Saturday, November 14, 2009


Venkat over at has done it once again. This time focusing on the different types of language dynamics between Losers, Clueless, and Sociopaths.

I highly recommend the reading of this article, and if you have not read the First Installment of the Gervais principle (The office according to the office) you should read it first.  It's a little long but its also long on awesomeness.

Here is an excerpt from the new article:
Among our three groups — sociopaths, clueless and losers (I have to figure out a capitalization convention), we have four unique languages. Powertalk is the in-group language of the sociopaths, and that’s what we’ll talk about in this post. Posturetalk is the language spoken by the clueless to everybody (they don’t have an in-group language since they don’t realize they constitute a group). Sociopaths and losers talk back to the clueless in a language called Babytalk that seems like Posturetalk to the clueless.  I’ll cover Posturetalk and Babytalk in the next installment (if there is one).  Among themselves, losers speak a language called Gametalk. This is the only language that has been properly studied and documented.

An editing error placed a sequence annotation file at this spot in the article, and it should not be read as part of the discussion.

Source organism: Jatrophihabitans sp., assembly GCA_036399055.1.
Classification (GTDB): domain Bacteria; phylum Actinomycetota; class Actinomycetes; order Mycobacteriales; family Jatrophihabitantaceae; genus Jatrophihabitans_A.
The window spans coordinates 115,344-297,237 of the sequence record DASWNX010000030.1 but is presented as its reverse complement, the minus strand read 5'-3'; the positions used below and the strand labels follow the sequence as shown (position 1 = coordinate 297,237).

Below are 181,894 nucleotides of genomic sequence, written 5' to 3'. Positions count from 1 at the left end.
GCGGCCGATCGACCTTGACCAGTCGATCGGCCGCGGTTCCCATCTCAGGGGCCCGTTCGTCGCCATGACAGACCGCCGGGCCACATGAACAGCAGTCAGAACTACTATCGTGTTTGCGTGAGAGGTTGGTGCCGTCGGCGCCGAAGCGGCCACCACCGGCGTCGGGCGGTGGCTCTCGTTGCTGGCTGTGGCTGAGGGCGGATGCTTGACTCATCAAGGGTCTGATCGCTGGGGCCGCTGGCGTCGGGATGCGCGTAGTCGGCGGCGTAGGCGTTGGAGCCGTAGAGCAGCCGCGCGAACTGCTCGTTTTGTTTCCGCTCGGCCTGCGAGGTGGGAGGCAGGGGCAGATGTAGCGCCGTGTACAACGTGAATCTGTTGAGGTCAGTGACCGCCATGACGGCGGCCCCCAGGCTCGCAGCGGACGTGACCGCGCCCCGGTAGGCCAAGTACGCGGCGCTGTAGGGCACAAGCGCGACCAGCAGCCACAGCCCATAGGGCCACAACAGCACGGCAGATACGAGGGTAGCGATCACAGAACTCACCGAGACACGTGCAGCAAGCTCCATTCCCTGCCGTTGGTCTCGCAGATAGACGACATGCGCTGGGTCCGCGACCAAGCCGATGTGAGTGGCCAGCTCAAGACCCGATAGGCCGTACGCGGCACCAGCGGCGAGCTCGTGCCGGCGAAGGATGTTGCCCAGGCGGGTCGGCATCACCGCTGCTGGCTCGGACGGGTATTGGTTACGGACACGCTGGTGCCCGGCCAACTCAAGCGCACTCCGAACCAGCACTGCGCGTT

The first is that you have to decide what tactics to use and when, based on a real sense of the relative power and alignment of interests with the other party, which the losers and clueless typically lack. This real-world information is what makes for tactical surprise. Otherwise your application of even the most subtle textbook tactics can be predicted and easily countered by any sociopath who has also read the same book. Null information advantage.
The second reason is that tactics make sense only in the context of an entire narrative (including mutual assessments of personality, strengths, weaknesses and history) of a given interpersonal relationship. The clueless have no sense of narrative rationality, and the losers are too trapped in their own stories to play to other scripts. Both the clueless and losers are too self-absorbed to put in much work developing accurate and usable mental models of others. The result is one-size-fits-all-situations tactical choices which are easily anticipated and deflected.

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